“ACSA has always been committed to BEE and human capital development, and we are therefore particularly proud of our three-year Women’s Empowerment Programme which is aimed at equipping female employees with appropriate technical and business skills needed for future leadership positions in the aviation industry which is still largely a male preserve.”
Another area of satisfaction for ACSA management is the success of its efforts to diversify its revenue streams. ACSA generates revenues from two sources: aeronautical and non-aeronautical.
Its traditional aeronautical revenues – up 6,2% year on year in FY04 – comprise primarily landing fees charged to the airlines as well as passenger service charges. This is largely the result of an increase in total aircraft movements to 218 603 (2004: 212 935), while the number of departing passengers grew by 12% to 13,3 million (2004: 11,9 million).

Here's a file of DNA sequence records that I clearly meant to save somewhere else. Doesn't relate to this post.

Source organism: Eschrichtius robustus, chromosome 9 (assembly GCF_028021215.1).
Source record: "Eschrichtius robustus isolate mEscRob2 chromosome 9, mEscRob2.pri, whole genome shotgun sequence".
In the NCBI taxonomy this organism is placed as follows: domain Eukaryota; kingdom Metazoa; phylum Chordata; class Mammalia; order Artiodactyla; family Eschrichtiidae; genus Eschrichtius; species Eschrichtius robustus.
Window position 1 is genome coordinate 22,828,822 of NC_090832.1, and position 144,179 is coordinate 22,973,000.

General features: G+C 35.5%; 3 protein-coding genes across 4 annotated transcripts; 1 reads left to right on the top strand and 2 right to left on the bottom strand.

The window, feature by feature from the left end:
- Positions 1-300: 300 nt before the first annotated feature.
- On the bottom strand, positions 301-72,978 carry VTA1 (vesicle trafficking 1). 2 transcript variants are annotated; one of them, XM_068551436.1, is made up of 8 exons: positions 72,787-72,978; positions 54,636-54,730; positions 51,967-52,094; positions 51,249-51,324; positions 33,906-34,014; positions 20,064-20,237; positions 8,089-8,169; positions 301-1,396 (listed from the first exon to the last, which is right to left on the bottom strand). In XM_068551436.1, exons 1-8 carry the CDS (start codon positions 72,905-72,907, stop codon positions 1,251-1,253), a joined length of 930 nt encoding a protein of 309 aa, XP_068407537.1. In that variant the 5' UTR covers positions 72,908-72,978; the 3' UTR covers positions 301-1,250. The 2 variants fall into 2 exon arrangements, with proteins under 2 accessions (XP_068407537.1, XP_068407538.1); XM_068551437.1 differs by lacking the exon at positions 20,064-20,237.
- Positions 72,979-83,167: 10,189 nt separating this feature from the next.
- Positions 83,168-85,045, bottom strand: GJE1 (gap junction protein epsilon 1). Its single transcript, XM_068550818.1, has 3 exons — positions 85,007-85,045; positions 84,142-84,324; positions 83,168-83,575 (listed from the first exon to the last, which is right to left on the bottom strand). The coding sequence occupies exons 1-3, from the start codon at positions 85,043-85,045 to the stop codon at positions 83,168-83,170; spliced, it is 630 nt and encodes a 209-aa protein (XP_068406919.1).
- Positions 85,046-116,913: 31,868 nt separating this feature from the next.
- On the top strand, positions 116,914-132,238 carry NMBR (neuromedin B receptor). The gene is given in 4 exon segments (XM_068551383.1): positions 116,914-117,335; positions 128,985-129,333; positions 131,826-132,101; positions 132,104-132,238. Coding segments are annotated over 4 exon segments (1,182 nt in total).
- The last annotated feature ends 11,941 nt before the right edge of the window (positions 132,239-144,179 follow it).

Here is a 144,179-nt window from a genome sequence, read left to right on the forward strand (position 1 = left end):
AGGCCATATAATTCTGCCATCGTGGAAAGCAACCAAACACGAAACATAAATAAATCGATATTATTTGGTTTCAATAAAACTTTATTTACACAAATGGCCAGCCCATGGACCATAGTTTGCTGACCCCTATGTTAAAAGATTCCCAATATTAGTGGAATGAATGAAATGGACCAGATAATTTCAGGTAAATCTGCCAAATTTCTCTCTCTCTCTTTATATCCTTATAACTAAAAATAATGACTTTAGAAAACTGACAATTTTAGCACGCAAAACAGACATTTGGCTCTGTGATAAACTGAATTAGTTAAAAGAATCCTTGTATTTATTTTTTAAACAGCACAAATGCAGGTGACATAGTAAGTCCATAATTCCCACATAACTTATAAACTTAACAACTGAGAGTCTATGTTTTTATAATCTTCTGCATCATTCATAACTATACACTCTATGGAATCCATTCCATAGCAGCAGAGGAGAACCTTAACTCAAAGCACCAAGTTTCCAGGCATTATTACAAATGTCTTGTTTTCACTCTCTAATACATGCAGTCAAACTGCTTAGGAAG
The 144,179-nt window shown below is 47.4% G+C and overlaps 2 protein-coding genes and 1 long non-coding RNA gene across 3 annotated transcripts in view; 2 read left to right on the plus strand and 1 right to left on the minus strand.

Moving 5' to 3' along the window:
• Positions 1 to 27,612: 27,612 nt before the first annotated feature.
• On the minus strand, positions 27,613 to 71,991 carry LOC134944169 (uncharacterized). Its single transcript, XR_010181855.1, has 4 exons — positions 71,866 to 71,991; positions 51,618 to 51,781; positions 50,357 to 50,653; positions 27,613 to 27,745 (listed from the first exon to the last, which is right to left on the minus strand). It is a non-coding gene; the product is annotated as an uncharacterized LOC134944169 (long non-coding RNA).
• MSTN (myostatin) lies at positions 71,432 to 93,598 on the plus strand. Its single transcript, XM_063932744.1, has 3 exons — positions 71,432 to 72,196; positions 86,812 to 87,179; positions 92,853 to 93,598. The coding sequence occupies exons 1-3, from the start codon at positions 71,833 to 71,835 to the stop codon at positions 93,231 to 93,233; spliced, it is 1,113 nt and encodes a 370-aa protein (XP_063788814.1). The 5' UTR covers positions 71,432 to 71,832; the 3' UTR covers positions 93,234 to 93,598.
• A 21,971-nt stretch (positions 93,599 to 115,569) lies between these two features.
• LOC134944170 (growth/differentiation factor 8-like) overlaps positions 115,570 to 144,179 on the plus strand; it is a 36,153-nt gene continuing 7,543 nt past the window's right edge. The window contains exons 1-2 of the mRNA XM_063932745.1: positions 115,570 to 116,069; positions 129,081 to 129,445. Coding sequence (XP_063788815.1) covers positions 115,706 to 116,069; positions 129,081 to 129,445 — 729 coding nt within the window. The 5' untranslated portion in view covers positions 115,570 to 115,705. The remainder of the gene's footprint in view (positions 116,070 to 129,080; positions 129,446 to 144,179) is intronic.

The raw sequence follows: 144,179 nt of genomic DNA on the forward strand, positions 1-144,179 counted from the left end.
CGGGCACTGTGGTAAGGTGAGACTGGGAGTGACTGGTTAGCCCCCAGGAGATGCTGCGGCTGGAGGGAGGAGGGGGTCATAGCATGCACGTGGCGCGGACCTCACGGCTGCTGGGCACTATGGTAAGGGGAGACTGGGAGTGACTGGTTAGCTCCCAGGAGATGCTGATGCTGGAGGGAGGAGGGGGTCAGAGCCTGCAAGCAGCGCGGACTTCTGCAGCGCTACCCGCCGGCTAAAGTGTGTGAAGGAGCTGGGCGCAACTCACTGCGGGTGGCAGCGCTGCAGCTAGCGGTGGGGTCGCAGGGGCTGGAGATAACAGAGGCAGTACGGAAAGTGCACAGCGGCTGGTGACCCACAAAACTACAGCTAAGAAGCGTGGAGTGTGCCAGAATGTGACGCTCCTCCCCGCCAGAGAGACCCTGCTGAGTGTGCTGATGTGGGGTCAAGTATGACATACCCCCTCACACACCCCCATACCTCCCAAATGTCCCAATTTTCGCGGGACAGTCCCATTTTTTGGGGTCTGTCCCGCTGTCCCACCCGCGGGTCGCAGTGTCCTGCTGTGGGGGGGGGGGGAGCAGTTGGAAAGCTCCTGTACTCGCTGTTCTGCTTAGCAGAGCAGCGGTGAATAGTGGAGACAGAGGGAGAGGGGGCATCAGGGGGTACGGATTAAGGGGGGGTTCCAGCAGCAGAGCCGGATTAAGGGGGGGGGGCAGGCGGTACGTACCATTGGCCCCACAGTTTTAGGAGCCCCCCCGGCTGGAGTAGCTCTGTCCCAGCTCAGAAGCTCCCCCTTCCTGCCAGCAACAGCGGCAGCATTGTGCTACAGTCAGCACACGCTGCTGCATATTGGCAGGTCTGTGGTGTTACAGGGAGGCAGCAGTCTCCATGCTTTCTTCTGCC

Interestingly, domestic passenger numbers grew significantly to 9,2 million from 8,1 million in 2004 – an increase of 14% – while international passenger numbers grew marginally to 3,7 million (2004: 3,4 million).
ACSA’s second revenue source comprises non-aeronautical or commercial activities such as retail, property and advertising.
Non-aeronautical revenue now accounts for a significant 45,5% of ACSA’s total revenue, and contributed a total of R892,5 million to the Company’s bottom line in FY04.
“We are confident that the implementation of a new regulatory model, which will address the issues that led to the clawback of R127,1 million on tariffs during the review period, will provide a sound base for ACSA’s business going forward.
“Indeed, despite the uncertain regulatory environment, the Company’s performance over the last financial year was pleasing and set a good platform for continued good financial performance leading up to South Africa’s hosting of the 2010 Soccer World Cup. We will, however, continue to focus on those areas that will ensure we continue to deliver on all aspects of our mandate,” Ms Hlahla concluded.